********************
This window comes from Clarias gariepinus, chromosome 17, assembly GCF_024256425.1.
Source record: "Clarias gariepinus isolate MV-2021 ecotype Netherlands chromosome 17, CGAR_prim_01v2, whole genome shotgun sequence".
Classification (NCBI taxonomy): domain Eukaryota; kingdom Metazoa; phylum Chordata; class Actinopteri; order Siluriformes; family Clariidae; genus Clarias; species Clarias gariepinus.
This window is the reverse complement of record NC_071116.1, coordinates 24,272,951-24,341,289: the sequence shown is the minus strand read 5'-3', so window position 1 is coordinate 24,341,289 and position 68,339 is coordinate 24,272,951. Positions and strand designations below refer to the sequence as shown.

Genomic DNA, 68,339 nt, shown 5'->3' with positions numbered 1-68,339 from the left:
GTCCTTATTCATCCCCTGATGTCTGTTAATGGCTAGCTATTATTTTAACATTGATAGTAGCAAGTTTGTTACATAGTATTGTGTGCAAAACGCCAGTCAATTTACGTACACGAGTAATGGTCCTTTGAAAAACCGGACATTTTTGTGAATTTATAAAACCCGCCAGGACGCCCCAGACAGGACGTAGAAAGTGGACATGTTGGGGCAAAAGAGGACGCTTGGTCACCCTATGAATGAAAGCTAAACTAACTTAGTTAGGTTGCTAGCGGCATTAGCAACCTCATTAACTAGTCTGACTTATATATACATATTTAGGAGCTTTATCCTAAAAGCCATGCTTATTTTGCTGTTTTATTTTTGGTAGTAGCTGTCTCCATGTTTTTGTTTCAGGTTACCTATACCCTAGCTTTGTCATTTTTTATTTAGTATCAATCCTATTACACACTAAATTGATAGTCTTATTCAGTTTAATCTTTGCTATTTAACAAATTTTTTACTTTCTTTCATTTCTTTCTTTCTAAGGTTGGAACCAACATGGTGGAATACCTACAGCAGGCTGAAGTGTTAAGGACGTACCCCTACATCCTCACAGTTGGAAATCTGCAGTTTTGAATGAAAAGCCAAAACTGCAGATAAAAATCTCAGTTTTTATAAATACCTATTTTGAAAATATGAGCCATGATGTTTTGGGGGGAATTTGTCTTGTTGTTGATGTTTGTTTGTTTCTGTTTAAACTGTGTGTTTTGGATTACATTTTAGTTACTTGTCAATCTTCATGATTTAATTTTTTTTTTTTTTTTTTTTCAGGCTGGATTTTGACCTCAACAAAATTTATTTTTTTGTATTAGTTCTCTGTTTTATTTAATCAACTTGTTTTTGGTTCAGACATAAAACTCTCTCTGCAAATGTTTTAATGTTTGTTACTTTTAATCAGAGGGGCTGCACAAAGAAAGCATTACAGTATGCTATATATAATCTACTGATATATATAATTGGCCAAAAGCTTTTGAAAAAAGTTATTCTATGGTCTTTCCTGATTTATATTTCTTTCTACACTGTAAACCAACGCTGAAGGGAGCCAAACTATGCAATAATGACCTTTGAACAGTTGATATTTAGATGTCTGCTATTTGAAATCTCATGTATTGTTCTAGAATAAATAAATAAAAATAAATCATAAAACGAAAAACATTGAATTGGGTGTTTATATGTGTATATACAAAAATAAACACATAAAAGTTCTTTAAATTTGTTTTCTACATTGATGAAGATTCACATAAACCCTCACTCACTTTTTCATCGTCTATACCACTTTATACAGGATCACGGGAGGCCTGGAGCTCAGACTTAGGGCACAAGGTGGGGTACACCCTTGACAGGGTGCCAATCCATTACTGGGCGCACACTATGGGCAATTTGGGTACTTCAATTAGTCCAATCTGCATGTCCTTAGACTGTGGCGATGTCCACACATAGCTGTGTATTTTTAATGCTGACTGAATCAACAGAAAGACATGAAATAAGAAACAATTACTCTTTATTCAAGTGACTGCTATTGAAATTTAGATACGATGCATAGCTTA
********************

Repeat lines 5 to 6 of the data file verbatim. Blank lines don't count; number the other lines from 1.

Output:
Genomic DNA, 68,339 nt, shown 5'->3' with positions numbered 1-68,339 from the left:
GTCCTTATTCATCCCCTGATGTCTGTTAATGGCTAGCTATTATTTTAACATTGATAGTAGCAAGTTTGTTACATAGTATTGTGTGCAAAACGCCAGTCAATTTACGTACACGAGTAATGGTCCTTTGAAAAACCGGACATTTTTGTGAATTTATAAAACCCGCCAGGACGCCCCAGACAGGACGTAGAAAGTGGACATGTTGGGGCAAAAGAGGACGCTTGGTCACCCTATGAATGAAAGCTAAACTAACTTAGTTAGGTTGCTAGCGGCATTAGCAACCTCATTAACTAGTCTGACTTATATATACATATTTAGGAGCTTTATCCTAAAAGCCATGCTTATTTTGCTGTTTTATTTTTGGTAGTAGCTGTCTCCATGTTTTTGTTTCAGGTTACCTATACCCTAGCTTTGTCATTTTTTATTTAGTATCAATCCTATTACACACTAAATTGATAGTCTTATTCAGTTTAATCTTTGCTATTTAACAAATTTTTTACTTTCTTTCATTTCTTTCTTTCTAAGGTTGGAACCAACATGGTGGAATACCTACAGCAGGCTGAAGTGTTAAGGACGTACCCCTACATCCTCACAGTTGGAAATCTGCAGTTTTGAATGAAAAGCCAAAACTGCAGATAAAAATCTCAGTTTTTATAAATACCTATTTTGAAAATATGAGCCATGATGTTTTGGGGGGAATTTGTCTTGTTGTTGATGTTTGTTTGTTTCTGTTTAAACTGTGTGTTTTGGATTACATTTTAGTTACTTGTCAATCTTCATGATTTAATTTTTTTTTTTTTTTTTTTTCAGGCTGGATTTTGACCTCAACAAAATTTATTTTTTTGTATTAGTTCTCTGTTTTATTTAATCAACTTGTTTTTGGTTCAGACATAAAACTCTCTCTGCAAATGTTTTAATGTTTGTTACTTTTAATCAGAGGGGCTGCACAAAGAAAGCATTACAGTATGCTATATATAATCTACTGATATATATAATTGGCCAAAAGCTTTTGAAAAAAGTTATTCTATGGTCTTTCCTGATTTATATTTCTTTCTACACTGTAAACCAACGCTGAAGGGAGCCAAACTATGCAATAATGACCTTTGAACAGTTGATATTTAGATGTCTGCTATTTGAAATCTCATGTATTGTTCTAGAATAAATAAATAAAAATAAATCATAAAACGAAAAACATTGAATTGGGTGTTTATATGTGTATATACAAAAATAAACACATAAAAGTTCTTTAAATTTGTTTTCTACATTGATGAAGATTCACATAAACCCTCACTCACTTTTTCATCGTCTATACCACTTTATACAGGATCACGGGAGGCCTGGAGCTCAGACTTAGGGCACAAGGTGGGGTACACCCTTGACAGGGTGCCAATCCATTACTGGGCGCACACTATGGGCAATTTGGGTACTTCAATTAGTCCAATCTGCATGTCCTTAGACTGTGGCGATGTCCACACATAGCTGTGTATTTTTAATGCTGACTGAATCAACAGAAAGACATGAAATAAGAAACAATTACTCTTTATTCAAGTGACTGCTATTGAAATTTAGATACGATGCATAGCTTA